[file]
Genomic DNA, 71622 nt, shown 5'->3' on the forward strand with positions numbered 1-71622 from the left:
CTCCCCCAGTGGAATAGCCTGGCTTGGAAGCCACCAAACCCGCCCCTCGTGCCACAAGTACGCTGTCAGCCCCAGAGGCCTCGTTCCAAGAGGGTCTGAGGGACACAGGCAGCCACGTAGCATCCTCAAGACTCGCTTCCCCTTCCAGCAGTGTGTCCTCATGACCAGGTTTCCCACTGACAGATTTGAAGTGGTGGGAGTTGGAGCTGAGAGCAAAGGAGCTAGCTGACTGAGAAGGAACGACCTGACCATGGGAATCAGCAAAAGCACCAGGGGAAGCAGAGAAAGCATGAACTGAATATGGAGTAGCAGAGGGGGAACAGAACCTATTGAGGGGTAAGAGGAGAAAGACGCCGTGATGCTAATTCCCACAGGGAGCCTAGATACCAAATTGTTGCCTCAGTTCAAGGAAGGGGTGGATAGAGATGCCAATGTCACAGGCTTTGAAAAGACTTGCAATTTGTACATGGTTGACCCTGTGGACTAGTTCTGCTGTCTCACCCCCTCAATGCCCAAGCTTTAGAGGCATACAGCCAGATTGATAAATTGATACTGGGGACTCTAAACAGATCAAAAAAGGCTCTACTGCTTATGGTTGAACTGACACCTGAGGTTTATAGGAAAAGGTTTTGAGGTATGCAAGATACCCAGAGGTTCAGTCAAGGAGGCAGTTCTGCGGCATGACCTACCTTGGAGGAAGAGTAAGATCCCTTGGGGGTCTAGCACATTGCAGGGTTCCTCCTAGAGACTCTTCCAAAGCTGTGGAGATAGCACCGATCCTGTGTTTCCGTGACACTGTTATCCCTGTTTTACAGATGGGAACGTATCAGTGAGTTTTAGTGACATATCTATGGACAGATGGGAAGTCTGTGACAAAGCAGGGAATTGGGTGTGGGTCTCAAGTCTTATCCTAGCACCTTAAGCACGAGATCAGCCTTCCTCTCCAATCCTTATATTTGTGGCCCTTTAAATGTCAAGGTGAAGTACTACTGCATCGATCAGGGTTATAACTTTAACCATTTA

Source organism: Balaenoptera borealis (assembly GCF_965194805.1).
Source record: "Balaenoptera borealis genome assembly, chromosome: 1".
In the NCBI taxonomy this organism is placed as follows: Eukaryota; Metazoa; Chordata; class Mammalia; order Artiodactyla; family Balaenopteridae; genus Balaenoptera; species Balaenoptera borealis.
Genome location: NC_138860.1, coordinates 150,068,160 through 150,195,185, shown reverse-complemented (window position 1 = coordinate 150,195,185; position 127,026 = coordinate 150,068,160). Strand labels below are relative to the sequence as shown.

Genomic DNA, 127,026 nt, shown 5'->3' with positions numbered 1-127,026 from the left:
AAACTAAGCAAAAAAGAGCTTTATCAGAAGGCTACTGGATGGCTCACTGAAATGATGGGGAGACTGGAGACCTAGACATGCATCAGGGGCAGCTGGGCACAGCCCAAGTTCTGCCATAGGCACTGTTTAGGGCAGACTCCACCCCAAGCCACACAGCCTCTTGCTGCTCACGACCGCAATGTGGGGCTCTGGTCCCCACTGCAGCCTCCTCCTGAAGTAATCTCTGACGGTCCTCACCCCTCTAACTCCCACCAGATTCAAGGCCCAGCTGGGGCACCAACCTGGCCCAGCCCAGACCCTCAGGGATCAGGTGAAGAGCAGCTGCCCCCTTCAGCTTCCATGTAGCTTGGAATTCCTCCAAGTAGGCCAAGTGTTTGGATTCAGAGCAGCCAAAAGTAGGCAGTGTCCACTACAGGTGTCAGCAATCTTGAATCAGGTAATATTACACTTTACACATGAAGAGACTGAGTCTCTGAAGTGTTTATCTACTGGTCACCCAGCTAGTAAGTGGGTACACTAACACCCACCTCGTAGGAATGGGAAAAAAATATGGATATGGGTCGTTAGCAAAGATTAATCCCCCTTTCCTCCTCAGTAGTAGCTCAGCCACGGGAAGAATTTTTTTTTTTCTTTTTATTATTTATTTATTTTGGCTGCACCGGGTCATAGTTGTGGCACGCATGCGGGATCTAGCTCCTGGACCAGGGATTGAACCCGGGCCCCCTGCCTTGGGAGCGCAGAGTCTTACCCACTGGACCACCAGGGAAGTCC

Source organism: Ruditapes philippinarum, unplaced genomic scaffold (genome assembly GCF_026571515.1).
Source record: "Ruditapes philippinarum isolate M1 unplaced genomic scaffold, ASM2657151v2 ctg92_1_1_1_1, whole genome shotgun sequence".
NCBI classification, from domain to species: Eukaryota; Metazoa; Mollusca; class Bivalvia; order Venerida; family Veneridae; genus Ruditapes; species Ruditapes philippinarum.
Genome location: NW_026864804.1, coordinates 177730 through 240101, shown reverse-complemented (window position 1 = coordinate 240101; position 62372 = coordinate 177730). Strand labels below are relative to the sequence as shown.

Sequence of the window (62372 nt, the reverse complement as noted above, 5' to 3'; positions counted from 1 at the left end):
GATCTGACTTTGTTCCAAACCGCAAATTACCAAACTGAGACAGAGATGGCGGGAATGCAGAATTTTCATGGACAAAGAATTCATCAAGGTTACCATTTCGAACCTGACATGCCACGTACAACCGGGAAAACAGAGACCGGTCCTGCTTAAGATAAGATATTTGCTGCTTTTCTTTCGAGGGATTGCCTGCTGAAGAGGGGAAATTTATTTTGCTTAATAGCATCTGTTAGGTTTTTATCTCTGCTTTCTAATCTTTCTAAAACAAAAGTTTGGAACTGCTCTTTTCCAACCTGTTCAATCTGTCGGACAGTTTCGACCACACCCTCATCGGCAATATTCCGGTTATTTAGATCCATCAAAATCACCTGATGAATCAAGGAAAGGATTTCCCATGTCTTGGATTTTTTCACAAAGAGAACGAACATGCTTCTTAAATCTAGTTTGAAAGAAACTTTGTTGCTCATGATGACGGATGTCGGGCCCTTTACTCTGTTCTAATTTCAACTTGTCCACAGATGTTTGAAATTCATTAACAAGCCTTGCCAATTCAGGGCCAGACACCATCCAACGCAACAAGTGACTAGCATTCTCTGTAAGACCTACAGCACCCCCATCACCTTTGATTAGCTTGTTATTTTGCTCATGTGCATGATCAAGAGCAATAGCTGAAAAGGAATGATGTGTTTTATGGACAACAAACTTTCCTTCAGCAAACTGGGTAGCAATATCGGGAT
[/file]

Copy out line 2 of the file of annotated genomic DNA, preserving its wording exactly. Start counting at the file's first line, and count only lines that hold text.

CTCCCCCAGTGGAATAGCCTGGCTTGGAAGCCACCAAACCCGCCCCTCGTGCCACAAGTACGCTGTCAGCCCCAGAGGCCTCGTTCCAAGAGGGTCTGAGGGACACAGGCAGCCACGTAGCATCCTCAAGACTCGCTTCCCCTTCCAGCAGTGTGTCCTCATGACCAGGTTTCCCACTGACAGATTTGAAGTGGTGGGAGTTGGAGCTGAGAGCAAAGGAGCTAGCTGACTGAGAAGGAACGACCTGACCATGGGAATCAGCAAAAGCACCAGGGGAAGCAGAGAAAGCATGAACTGAATATGGAGTAGCAGAGGGGGAACAGAACCTATTGAGGGGTAAGAGGAGAAAGACGCCGTGATGCTAATTCCCACAGGGAGCCTAGATACCAAATTGTTGCCTCAGTTCAAGGAAGGGGTGGATAGAGATGCCAATGTCACAGGCTTTGAAAAGACTTGCAATTTGTACATGGTTGACCCTGTGGACTAGTTCTGCTGTCTCACCCCCTCAATGCCCAAGCTTTAGAGGCATACAGCCAGATTGATAAATTGATACTGGGGACTCTAAACAGATCAAAAAAGGCTCTACTGCTTATGGTTGAACTGACACCTGAGGTTTATAGGAAAAGGTTTTGAGGTATGCAAGATACCCAGAGGTTCAGTCAAGGAGGCAGTTCTGCGGCATGACCTACCTTGGAGGAAGAGTAAGATCCCTTGGGGGTCTAGCACATTGCAGGGTTCCTCCTAGAGACTCTTCCAAAGCTGTGGAGATAGCACCGATCCTGTGTTTCCGTGACACTGTTATCCCTGTTTTACAGATGGGAACGTATCAGTGAGTTTTAGTGACATATCTATGGACAGATGGGAAGTCTGTGACAAAGCAGGGAATTGGGTGTGGGTCTCAAGTCTTATCCTAGCACCTTAAGCACGAGATCAGCCTTCCTCTCCAATCCTTATATTTGTGGCCCTTTAAATGTCAAGGTGAAGTACTACTGCATCGATCAGGGTTATAACTTTAACCATTTA